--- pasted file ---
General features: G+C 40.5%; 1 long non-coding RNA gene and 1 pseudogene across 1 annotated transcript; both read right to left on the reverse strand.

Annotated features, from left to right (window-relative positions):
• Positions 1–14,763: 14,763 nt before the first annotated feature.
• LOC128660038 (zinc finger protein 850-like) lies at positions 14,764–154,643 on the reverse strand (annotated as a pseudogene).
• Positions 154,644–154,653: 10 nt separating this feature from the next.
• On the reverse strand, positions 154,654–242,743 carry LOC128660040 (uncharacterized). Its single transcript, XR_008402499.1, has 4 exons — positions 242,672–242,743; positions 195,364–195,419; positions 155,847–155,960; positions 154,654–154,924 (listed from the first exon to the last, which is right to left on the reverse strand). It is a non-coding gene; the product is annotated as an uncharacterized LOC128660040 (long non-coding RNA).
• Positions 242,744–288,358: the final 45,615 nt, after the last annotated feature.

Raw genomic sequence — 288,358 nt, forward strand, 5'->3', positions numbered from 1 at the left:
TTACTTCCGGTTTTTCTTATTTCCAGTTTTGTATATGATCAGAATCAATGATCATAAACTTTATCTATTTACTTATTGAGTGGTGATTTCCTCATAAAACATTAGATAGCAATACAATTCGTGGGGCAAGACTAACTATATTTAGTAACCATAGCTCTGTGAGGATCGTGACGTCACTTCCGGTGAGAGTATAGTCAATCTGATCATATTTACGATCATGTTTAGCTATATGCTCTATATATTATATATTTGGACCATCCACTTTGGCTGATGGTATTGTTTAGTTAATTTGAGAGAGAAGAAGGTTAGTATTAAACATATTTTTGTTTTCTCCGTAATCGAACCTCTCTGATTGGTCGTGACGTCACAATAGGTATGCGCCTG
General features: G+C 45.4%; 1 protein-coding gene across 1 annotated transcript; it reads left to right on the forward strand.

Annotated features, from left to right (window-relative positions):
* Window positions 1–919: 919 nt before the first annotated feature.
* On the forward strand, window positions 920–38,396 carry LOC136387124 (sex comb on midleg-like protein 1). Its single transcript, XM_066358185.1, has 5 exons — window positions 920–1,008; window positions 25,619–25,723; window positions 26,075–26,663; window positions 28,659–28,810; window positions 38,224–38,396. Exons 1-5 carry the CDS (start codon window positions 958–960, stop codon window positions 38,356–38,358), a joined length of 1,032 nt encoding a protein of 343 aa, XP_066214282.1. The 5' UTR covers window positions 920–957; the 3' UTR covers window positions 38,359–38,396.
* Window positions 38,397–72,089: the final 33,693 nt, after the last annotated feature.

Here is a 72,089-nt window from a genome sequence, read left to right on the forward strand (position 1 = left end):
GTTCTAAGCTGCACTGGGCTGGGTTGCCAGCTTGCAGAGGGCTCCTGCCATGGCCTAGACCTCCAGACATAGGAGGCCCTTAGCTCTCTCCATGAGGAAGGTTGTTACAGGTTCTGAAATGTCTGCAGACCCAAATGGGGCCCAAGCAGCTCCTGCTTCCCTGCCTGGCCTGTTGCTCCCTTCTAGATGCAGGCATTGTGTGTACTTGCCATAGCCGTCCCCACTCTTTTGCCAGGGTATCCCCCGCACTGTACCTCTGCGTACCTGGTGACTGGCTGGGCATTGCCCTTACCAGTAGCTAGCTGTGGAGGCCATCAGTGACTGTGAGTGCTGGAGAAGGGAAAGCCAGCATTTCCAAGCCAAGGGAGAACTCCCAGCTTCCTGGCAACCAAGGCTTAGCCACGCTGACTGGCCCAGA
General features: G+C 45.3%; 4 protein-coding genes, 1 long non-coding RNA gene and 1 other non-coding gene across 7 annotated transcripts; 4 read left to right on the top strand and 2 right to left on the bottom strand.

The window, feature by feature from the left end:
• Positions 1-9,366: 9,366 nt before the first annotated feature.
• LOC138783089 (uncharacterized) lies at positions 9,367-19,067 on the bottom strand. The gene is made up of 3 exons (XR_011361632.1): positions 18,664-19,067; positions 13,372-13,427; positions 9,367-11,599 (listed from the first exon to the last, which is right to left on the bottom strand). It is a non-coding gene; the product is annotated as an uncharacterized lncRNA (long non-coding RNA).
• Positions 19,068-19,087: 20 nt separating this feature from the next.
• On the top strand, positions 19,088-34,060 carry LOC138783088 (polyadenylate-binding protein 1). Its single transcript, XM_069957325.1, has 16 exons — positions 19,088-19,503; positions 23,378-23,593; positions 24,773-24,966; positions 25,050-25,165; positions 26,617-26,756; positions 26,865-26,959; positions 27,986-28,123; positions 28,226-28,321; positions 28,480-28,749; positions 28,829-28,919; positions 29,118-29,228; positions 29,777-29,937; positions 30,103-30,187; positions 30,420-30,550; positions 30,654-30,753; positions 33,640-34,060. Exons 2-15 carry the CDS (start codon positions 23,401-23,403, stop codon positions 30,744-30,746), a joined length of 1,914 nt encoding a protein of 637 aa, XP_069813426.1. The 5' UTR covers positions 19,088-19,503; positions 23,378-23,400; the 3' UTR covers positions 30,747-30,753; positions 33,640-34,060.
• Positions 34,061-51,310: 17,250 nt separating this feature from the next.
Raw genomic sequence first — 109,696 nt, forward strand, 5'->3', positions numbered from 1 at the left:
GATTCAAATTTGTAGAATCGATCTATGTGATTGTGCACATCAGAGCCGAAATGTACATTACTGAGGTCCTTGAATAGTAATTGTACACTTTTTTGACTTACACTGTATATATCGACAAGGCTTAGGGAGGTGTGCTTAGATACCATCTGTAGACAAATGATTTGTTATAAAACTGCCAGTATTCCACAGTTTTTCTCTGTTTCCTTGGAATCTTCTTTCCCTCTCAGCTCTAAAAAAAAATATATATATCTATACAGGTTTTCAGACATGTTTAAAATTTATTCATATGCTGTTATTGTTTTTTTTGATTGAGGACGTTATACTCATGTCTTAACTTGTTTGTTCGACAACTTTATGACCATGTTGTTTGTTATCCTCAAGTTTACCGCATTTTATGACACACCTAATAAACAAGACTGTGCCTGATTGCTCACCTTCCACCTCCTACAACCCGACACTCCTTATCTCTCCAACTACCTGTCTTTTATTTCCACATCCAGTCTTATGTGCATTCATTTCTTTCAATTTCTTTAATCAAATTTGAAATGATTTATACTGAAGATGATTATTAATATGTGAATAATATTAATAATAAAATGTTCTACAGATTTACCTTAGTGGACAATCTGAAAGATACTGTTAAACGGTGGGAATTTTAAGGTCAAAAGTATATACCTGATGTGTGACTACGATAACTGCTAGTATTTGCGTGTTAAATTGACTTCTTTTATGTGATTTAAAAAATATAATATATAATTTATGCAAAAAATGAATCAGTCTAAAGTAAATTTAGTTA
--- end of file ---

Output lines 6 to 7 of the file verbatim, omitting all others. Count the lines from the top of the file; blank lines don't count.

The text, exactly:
• On the reverse strand, positions 154,654–242,743 carry LOC128660040 (uncharacterized). Its single transcript, XR_008402499.1, has 4 exons — positions 242,672–242,743; positions 195,364–195,419; positions 155,847–155,960; positions 154,654–154,924 (listed from the first exon to the last, which is right to left on the reverse strand). It is a non-coding gene; the product is annotated as an uncharacterized LOC128660040 (long non-coding RNA).
• Positions 242,744–288,358: the final 45,615 nt, after the last annotated feature.